But Chrispin also slammed the report and accused it bias because it mentioned Agritrans, the banana-growing firm Moise presided over during his presidential campaign and used as a major selling point. Auditors have accused the company of receiving millions of dollars for questionable road rehabilitation projects and being part of an embezzlement scheme to defraud the Haitian population using the Venezuelan aid.
During a press conference Wednesday in which he defended the post-quake construction of several controversial soccer parks financed with PetroCaribe dollars, Prime Minister Joseph Jouthe said he had not yet read the “voluminous” report. But he has instructed members of his cabinet to familiarize themselves with its findings, he added.
“I hope this report clearly indicates the real spoilers, I should say thieves, the real thieves … of the PetroCaribe funds because the country really needs it to reinforce agriculture, to increase local production, action on health and education,” Jouthe said.
Among the projects that illustrate the difficulties auditors encountered, and their own limitations in being unable to force cooperation, was a planned industrial park to house factories near Morne-a-Cabrit on the outskirts of Port-au-Prince, the nearby housing development that was billed as housing for earthquake victims and a project to rehabilitate the desolate area.
The three projects, totaling $56.7 million, were given to Constructura ROFI SA, a Dominican company owned by Dominican Sen. Felix Ramon Bautista. Accused of wielding his influence to win several controversial no-bid contracts in Haiti, Bautista had his assets frozen by the U.S. in 2018 after the Trump administration accused him of making millions of dollars from post-earthquake Haiti reconstruction projects that he never completed.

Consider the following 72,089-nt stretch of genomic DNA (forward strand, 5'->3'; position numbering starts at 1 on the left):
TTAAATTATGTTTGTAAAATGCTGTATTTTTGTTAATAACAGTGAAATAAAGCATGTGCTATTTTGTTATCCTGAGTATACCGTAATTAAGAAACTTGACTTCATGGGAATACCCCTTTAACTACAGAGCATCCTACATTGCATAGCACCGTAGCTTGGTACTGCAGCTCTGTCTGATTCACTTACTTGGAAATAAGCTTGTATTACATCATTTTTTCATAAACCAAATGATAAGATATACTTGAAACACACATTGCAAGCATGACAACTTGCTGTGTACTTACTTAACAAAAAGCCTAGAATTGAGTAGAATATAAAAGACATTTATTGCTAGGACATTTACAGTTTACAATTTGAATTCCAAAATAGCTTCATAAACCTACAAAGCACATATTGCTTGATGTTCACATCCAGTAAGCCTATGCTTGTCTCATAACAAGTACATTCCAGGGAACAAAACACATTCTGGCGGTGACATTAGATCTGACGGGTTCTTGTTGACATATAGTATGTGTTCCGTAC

While Haiti’s auditors saw that $8 million out of $10 million had been transferred through disbursement orders from the Bureau of Monetization of Programs and Development Aid, or BMPAD, for the industrial park, auditors said they could “not find any documents justifying the payment in question to the company concerned and is therefore not in a position to comment on the use that was made of this amount.”
The auditors also tried to investigate the $22 million that was disbursed to build the 1,500 apartments next to the planned development, and $26.7 million for urban renovation and development of the Morne-a-Cabrit residential area.
While the audit shows the money being spent for the housing, it did not address concerns raised by Haitian authorities over the shoddy workmanship of the 344-square-foot houses that are about the size of a standard hotel room, and their failed attempts to get Bautista’s firms to fix the problem, complete units and reimburse the state.
The court also noted that as far as the $26.7 million for the urban renovation, auditors “did not trace the contract, bills, invoices, proof of transfers and no other documents likely to justify the disbursement in question to the firm concerned. So it is clear that the Court cannot rule on the use made of that amount, which constitutes an irregularity that may cause harm to the project and the community.”
(c)2020 Miami Herald
Visit Miami Herald at www.miamiherald.com
Distributed by Tribune Content Agency, LLC.
PHOTO (for help with images, contact 312-222-4194): Haiti